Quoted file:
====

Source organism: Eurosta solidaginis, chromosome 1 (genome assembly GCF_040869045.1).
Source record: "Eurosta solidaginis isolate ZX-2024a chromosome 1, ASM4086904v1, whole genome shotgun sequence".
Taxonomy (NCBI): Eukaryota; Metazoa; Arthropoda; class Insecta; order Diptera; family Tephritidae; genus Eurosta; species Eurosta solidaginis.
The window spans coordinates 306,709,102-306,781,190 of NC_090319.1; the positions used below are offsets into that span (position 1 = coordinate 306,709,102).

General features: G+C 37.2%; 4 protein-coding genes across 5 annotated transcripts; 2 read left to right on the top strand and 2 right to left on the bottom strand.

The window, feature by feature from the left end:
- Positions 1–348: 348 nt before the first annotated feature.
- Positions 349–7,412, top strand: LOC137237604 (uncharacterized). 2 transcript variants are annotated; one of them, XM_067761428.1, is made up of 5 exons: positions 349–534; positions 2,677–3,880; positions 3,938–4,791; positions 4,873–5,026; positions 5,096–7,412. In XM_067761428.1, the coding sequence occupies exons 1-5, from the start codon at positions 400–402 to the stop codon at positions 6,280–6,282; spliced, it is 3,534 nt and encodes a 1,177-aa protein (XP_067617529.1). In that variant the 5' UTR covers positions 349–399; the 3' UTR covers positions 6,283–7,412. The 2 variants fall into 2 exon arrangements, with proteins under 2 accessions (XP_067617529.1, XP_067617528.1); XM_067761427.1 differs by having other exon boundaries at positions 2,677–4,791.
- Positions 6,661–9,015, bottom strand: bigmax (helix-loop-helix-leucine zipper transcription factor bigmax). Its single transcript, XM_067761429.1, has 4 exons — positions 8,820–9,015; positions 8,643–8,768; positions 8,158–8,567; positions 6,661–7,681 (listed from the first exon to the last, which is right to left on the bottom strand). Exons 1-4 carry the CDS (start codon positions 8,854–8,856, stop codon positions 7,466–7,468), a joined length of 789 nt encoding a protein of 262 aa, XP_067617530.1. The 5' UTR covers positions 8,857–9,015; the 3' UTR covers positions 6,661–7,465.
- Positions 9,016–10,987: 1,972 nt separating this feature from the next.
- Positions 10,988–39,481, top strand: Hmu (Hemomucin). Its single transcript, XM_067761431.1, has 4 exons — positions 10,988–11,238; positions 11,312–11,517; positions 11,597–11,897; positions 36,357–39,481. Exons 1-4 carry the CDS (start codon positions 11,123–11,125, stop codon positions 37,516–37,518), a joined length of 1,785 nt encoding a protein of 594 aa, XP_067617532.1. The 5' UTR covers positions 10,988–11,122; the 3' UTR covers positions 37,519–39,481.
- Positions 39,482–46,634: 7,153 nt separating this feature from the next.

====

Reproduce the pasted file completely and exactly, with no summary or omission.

Source organism: Eurosta solidaginis, chromosome 1 (genome assembly GCF_040869045.1).
Source record: "Eurosta solidaginis isolate ZX-2024a chromosome 1, ASM4086904v1, whole genome shotgun sequence".
Taxonomy (NCBI): Eukaryota; Metazoa; Arthropoda; class Insecta; order Diptera; family Tephritidae; genus Eurosta; species Eurosta solidaginis.
The window spans coordinates 306,709,102-306,781,190 of NC_090319.1; the positions used below are offsets into that span (position 1 = coordinate 306,709,102).

General features: G+C 37.2%; 4 protein-coding genes across 5 annotated transcripts; 2 read left to right on the top strand and 2 right to left on the bottom strand.

The window, feature by feature from the left end:
- Positions 1–348: 348 nt before the first annotated feature.
- Positions 349–7,412, top strand: LOC137237604 (uncharacterized). 2 transcript variants are annotated; one of them, XM_067761428.1, is made up of 5 exons: positions 349–534; positions 2,677–3,880; positions 3,938–4,791; positions 4,873–5,026; positions 5,096–7,412. In XM_067761428.1, the coding sequence occupies exons 1-5, from the start codon at positions 400–402 to the stop codon at positions 6,280–6,282; spliced, it is 3,534 nt and encodes a 1,177-aa protein (XP_067617529.1). In that variant the 5' UTR covers positions 349–399; the 3' UTR covers positions 6,283–7,412. The 2 variants fall into 2 exon arrangements, with proteins under 2 accessions (XP_067617529.1, XP_067617528.1); XM_067761427.1 differs by having other exon boundaries at positions 2,677–4,791.
- Positions 6,661–9,015, bottom strand: bigmax (helix-loop-helix-leucine zipper transcription factor bigmax). Its single transcript, XM_067761429.1, has 4 exons — positions 8,820–9,015; positions 8,643–8,768; positions 8,158–8,567; positions 6,661–7,681 (listed from the first exon to the last, which is right to left on the bottom strand). Exons 1-4 carry the CDS (start codon positions 8,854–8,856, stop codon positions 7,466–7,468), a joined length of 789 nt encoding a protein of 262 aa, XP_067617530.1. The 5' UTR covers positions 8,857–9,015; the 3' UTR covers positions 6,661–7,465.
- Positions 9,016–10,987: 1,972 nt separating this feature from the next.
- Positions 10,988–39,481, top strand: Hmu (Hemomucin). Its single transcript, XM_067761431.1, has 4 exons — positions 10,988–11,238; positions 11,312–11,517; positions 11,597–11,897; positions 36,357–39,481. Exons 1-4 carry the CDS (start codon positions 11,123–11,125, stop codon positions 37,516–37,518), a joined length of 1,785 nt encoding a protein of 594 aa, XP_067617532.1. The 5' UTR covers positions 10,988–11,122; the 3' UTR covers positions 37,519–39,481.
- Positions 39,482–46,634: 7,153 nt separating this feature from the next.